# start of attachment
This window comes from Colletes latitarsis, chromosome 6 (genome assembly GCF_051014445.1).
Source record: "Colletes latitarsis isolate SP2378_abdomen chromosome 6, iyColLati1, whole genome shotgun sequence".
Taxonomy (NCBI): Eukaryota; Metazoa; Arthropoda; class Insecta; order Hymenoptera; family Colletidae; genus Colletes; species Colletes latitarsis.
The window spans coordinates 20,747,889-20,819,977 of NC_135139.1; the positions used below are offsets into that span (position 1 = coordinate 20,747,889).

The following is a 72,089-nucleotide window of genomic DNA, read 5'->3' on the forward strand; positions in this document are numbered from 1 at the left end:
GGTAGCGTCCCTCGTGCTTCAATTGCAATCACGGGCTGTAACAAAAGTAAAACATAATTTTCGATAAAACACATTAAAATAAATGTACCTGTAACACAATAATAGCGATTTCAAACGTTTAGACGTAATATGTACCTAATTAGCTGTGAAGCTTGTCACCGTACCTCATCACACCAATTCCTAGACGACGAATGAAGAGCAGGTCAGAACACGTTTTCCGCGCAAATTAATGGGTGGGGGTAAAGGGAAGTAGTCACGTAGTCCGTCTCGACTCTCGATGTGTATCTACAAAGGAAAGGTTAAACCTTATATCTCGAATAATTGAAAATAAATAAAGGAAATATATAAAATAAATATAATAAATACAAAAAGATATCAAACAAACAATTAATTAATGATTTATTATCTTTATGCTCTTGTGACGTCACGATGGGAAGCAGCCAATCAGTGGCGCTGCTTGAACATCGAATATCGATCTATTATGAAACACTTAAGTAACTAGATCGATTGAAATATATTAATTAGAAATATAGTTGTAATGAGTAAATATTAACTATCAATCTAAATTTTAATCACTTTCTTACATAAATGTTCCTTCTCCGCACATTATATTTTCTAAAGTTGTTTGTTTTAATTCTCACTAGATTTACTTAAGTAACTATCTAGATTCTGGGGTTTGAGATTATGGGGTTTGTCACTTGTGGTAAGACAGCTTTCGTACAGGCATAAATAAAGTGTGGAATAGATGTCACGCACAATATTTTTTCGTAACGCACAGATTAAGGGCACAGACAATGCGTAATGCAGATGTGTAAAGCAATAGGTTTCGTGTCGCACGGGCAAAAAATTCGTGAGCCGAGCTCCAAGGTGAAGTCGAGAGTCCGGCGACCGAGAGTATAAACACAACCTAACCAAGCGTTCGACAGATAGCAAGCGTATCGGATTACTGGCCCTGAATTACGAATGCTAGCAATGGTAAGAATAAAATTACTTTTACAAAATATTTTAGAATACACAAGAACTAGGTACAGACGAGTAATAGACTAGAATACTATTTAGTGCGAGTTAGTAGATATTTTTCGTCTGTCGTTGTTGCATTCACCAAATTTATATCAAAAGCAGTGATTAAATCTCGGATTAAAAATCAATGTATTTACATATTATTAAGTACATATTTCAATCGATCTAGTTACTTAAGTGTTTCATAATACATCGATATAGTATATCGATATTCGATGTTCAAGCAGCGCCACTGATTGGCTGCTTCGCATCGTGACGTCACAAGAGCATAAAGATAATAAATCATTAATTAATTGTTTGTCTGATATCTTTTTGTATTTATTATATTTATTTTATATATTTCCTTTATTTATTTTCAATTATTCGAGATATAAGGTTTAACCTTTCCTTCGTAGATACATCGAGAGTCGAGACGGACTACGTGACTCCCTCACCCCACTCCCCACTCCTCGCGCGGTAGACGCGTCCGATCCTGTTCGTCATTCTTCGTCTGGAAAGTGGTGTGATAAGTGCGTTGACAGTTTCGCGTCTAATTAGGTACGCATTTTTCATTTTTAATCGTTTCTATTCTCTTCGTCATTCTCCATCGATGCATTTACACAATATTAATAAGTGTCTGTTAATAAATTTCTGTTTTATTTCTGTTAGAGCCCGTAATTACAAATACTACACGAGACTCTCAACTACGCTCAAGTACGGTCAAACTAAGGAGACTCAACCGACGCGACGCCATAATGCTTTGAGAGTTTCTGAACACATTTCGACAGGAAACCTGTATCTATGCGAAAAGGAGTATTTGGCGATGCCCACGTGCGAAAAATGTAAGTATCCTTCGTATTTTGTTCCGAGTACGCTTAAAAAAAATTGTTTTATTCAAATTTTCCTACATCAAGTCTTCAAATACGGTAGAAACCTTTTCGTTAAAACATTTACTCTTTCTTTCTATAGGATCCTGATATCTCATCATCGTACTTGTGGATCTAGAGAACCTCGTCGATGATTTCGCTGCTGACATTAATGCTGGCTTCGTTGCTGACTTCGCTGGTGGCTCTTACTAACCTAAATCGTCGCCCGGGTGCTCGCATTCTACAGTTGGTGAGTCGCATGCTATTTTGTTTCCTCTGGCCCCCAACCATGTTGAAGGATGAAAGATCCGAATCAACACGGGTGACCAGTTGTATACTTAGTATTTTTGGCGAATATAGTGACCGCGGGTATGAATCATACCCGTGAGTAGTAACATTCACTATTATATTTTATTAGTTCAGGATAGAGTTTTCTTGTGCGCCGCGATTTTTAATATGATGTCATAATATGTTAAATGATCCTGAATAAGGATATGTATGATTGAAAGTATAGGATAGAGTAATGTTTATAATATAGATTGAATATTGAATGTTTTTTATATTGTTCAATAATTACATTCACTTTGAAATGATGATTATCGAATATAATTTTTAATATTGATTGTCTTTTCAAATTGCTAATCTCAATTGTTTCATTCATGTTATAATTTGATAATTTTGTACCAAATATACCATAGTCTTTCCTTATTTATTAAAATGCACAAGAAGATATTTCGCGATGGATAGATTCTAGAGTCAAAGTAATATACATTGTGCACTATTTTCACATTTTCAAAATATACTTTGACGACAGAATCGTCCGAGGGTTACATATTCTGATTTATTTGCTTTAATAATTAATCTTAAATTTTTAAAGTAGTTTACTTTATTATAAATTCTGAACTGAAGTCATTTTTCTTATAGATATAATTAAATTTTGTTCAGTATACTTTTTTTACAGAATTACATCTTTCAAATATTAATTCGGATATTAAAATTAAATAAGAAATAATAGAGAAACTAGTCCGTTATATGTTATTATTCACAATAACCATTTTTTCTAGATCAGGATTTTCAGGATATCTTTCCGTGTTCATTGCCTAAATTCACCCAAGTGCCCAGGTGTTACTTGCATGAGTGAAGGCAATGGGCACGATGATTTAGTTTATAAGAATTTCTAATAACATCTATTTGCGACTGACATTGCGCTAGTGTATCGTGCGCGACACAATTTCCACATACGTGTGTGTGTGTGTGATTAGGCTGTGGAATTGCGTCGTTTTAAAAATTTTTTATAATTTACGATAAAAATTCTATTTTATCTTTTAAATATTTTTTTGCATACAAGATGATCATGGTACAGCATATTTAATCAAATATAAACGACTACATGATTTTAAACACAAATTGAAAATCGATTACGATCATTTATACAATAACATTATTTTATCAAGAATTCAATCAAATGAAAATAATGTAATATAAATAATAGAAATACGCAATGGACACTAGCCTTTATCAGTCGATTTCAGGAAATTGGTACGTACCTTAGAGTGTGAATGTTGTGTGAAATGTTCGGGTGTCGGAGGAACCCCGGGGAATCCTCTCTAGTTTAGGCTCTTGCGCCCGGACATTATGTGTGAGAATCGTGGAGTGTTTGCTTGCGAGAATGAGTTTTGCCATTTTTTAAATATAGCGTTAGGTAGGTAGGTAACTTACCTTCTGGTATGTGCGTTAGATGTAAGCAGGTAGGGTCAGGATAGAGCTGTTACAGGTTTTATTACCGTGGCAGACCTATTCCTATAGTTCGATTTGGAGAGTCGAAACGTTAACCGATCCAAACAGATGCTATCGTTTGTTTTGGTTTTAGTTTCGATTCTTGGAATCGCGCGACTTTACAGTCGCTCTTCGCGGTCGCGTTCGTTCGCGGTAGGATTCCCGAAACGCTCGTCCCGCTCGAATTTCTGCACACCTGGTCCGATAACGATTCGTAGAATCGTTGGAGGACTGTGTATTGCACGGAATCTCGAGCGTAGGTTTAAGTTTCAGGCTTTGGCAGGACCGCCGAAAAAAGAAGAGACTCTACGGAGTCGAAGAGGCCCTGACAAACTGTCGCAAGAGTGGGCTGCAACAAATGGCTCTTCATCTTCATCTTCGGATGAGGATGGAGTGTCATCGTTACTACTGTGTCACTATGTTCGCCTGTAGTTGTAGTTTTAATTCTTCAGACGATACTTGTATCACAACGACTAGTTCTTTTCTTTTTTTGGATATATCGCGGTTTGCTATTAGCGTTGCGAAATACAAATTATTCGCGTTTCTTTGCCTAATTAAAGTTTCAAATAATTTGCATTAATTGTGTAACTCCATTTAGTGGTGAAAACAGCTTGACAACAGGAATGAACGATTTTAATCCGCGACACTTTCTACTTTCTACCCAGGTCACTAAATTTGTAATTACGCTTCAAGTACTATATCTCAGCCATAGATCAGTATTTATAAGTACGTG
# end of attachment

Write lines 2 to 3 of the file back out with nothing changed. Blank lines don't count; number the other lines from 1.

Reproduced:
Source record: "Colletes latitarsis isolate SP2378_abdomen chromosome 6, iyColLati1, whole genome shotgun sequence".
Taxonomy (NCBI): Eukaryota; Metazoa; Arthropoda; class Insecta; order Hymenoptera; family Colletidae; genus Colletes; species Colletes latitarsis.